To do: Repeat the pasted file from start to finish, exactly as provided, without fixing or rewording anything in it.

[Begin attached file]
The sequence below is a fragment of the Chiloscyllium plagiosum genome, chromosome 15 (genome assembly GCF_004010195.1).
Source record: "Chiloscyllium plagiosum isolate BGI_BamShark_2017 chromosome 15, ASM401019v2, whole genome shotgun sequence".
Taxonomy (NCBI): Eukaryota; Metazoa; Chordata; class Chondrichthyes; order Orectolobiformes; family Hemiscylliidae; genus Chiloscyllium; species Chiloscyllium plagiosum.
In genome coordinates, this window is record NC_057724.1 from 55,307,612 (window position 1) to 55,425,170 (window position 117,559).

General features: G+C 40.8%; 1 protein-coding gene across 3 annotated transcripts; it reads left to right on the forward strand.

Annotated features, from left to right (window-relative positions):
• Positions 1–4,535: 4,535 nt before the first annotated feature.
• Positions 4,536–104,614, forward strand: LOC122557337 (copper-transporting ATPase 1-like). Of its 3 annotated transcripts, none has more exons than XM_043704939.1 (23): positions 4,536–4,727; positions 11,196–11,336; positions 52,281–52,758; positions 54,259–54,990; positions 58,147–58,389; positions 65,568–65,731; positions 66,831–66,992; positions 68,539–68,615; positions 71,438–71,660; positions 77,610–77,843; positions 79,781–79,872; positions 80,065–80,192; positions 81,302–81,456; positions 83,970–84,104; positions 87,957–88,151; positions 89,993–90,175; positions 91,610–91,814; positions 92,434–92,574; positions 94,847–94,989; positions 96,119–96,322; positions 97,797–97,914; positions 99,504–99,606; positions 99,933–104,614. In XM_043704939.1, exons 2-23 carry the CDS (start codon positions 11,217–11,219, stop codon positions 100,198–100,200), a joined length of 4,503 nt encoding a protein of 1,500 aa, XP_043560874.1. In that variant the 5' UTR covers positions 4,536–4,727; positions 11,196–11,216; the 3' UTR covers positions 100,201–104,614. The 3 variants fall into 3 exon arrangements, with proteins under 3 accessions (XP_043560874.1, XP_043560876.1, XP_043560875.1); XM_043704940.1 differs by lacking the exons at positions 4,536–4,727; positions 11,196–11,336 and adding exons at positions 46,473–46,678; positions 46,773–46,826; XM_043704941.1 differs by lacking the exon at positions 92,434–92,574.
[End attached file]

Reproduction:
The sequence below is a fragment of the Chiloscyllium plagiosum genome, chromosome 15 (genome assembly GCF_004010195.1).
Source record: "Chiloscyllium plagiosum isolate BGI_BamShark_2017 chromosome 15, ASM401019v2, whole genome shotgun sequence".
Taxonomy (NCBI): Eukaryota; Metazoa; Chordata; class Chondrichthyes; order Orectolobiformes; family Hemiscylliidae; genus Chiloscyllium; species Chiloscyllium plagiosum.
In genome coordinates, this window is record NC_057724.1 from 55,307,612 (window position 1) to 55,425,170 (window position 117,559).

General features: G+C 40.8%; 1 protein-coding gene across 3 annotated transcripts; it reads left to right on the forward strand.

Annotated features, from left to right (window-relative positions):
• Positions 1–4,535: 4,535 nt before the first annotated feature.
• Positions 4,536–104,614, forward strand: LOC122557337 (copper-transporting ATPase 1-like). Of its 3 annotated transcripts, none has more exons than XM_043704939.1 (23): positions 4,536–4,727; positions 11,196–11,336; positions 52,281–52,758; positions 54,259–54,990; positions 58,147–58,389; positions 65,568–65,731; positions 66,831–66,992; positions 68,539–68,615; positions 71,438–71,660; positions 77,610–77,843; positions 79,781–79,872; positions 80,065–80,192; positions 81,302–81,456; positions 83,970–84,104; positions 87,957–88,151; positions 89,993–90,175; positions 91,610–91,814; positions 92,434–92,574; positions 94,847–94,989; positions 96,119–96,322; positions 97,797–97,914; positions 99,504–99,606; positions 99,933–104,614. In XM_043704939.1, exons 2-23 carry the CDS (start codon positions 11,217–11,219, stop codon positions 100,198–100,200), a joined length of 4,503 nt encoding a protein of 1,500 aa, XP_043560874.1. In that variant the 5' UTR covers positions 4,536–4,727; positions 11,196–11,216; the 3' UTR covers positions 100,201–104,614. The 3 variants fall into 3 exon arrangements, with proteins under 3 accessions (XP_043560874.1, XP_043560876.1, XP_043560875.1); XM_043704940.1 differs by lacking the exons at positions 4,536–4,727; positions 11,196–11,336 and adding exons at positions 46,473–46,678; positions 46,773–46,826; XM_043704941.1 differs by lacking the exon at positions 92,434–92,574.